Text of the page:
AI (artifical intelligence) and neural networks are all over the news these days. Zuck and Elon are fighting over whether machines are going to kill us, Google's AI is beating world champions in the game of Go, and groundbreaking scientific work is now being done in collaboration with AI. In this series of blog posts we'll show you how to use AI to trade cryptocurrencies for fun and profit.
But first, let's take a step back and talk about what AI is. What's called AI today is a collection of statistical algorithms that can come up with good solutions to problems posed to them without requiring a human to instruct the machine on what exactly it should do. AI algorithms can be broken down into three categories:
Supervised learning means you have a certain number of features - think daily trade volume, current price, etc., and a label for every data point - think tomorrow's price. Provided you have good features that carry information about tomorrow's price and enough labeled data, you can use supervised learning to build a model that can predict price movement.
Unsupervised learning. Unsupervised learning is useful when you don't really know what you want to get out of your data, but you are sure that there are patterns in your data that you want to investigate further. These techniques can be useful when combined with supervised learning, for example to create new features. For example, you can visualize bitcoin addresses as a graph and apply unsupervised learning techniques to cluster addresses into meaningful groups, like "addresses that belong to the same user", or "merchant/shopper", or "trader/holder". These techniques are also used to detect anomalies, for example detecting money laundering.
Reinforcement learning. Reinforcement learning is the field that studies the problems and techniques that try to retro-feed its model in order to improve. In order to accomplish this, RL needs to be able to “sense” signals, automatically decide on an action, and then compare the outcome against a “reward” definition. Reinforcement learning tries to figure out WHAT to do to maximize these rewards, but it does this by itself (no direct instructions).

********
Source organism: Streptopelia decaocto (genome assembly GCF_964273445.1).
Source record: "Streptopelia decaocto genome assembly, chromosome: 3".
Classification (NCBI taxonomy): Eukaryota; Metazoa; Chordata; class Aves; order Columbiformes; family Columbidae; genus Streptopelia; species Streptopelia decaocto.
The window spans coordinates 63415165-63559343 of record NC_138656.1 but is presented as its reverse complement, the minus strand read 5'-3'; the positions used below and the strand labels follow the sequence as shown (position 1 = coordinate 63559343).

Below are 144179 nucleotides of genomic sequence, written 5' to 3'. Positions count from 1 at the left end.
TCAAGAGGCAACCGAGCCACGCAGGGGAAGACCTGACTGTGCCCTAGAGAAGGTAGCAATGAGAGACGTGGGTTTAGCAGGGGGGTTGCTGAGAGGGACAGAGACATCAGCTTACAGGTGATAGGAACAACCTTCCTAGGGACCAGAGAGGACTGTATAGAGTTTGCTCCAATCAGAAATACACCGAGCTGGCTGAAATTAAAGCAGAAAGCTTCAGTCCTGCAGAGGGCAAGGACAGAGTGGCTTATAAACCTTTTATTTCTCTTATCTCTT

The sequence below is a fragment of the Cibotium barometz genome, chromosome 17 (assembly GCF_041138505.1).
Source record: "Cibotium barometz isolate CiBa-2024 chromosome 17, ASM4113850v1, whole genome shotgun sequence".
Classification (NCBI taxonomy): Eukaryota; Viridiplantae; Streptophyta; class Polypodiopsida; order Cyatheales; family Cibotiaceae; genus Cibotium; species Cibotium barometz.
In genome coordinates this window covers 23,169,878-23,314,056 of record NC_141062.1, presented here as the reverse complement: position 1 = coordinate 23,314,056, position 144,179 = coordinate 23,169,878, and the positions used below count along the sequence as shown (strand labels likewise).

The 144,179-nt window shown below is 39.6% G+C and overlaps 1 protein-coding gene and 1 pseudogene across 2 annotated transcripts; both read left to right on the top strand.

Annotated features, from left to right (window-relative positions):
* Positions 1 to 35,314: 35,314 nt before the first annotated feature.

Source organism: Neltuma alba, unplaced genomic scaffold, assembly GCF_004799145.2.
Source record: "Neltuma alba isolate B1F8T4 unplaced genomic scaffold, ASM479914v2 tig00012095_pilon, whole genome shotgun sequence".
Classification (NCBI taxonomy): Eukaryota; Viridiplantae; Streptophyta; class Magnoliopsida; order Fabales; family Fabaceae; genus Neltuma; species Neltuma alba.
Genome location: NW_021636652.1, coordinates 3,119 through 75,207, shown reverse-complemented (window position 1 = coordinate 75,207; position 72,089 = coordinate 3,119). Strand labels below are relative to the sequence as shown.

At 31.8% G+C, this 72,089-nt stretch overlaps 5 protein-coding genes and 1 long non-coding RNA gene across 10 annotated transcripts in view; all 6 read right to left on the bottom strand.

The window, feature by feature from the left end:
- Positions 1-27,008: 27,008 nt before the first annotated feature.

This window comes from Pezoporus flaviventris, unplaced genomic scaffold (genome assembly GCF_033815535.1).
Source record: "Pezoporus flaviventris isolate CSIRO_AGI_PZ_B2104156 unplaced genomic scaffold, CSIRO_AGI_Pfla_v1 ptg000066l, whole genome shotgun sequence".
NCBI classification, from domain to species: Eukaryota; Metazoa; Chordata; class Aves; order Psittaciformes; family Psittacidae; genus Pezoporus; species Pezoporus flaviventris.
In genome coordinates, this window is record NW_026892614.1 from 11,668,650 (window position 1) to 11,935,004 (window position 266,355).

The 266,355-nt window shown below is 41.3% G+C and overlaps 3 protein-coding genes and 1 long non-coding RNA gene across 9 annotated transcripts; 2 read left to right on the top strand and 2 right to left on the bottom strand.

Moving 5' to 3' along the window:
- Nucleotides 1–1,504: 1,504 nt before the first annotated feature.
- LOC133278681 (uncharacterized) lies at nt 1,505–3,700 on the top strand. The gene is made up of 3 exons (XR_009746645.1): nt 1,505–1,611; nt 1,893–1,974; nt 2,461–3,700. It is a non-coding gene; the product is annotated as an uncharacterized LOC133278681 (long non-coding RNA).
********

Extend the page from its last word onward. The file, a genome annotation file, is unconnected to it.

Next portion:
Advanced AI systems combine all three approaches in order to achieve superhuman results. And today we're going to talk about the most exciting of them, reinforcement learning.
Our task is to train an AI on bitcoin price data to buy, sell or hold in a way that maximizes returns. We'll be using Google's awesome tensorflow library to do the mathematical heavy lifting, and we'll apply a technique called Deep Q learning pioneered by DeepMind. This model operates on the following concepts:
State S, this is a representation of the current world as the algorithm sees it.
State S’, a new state one time step later than S.
Action A, one of the possible actions than can be taken at time step S.
Function Q that approximates the reward for action A at time step S’. Can be written as Q(s,a). In our case Q is a neural network.
Reward R, the actual reward at state S’ given action A.
Our goal is to learn the Q function from historical data. The self learning comes from a concept of looping through a number of different states and actions many times, and each time update the Q function a little bit. So in each loop the Q function will know a little bit more about the world around it and should be able to approximate the real reward a little bit better for each possible action.
First things first, before we proceed, let's validate that our AI works on trivial examples. Let's start with learning how to trade a currency whose price chart looks like a straight line. Let's see what happens if we only let the model train for one iteration.
Clearly, our AI has no idea about what's going on. Let's let it train for 100 iterations instead.
Great! Our AI has learned what a straight line looks like. We only observe long trades after the model has seen the first two price points.
Let's turn it up a notch and see if our AI can learn how to behave in more complex scenarios. We'll replace the straight line with a sine curve and see what strategy our AI proposes.
Again, first let's see how an undertrained model performs, and then see how performance improves if we let the model train to its full potential.
Training for 10 iterations:
Again, no clue. 1000 iterations:
Fantastic! We've trained our AI to understand what a sine wave looks like and how to trade in a more complex scenario. It trades with confidence during strong ups and downs, and cautiously tries to anticipate sharp changes when it senses an upcoming trend change.
Now that I've convinced you that AI can learn to trade on theoretical examples, let's try it out on real data.
In the second part, we will take BTC/USD price, augment it with some technical indicators, feed that into our model, and see what strategy our AI would pick.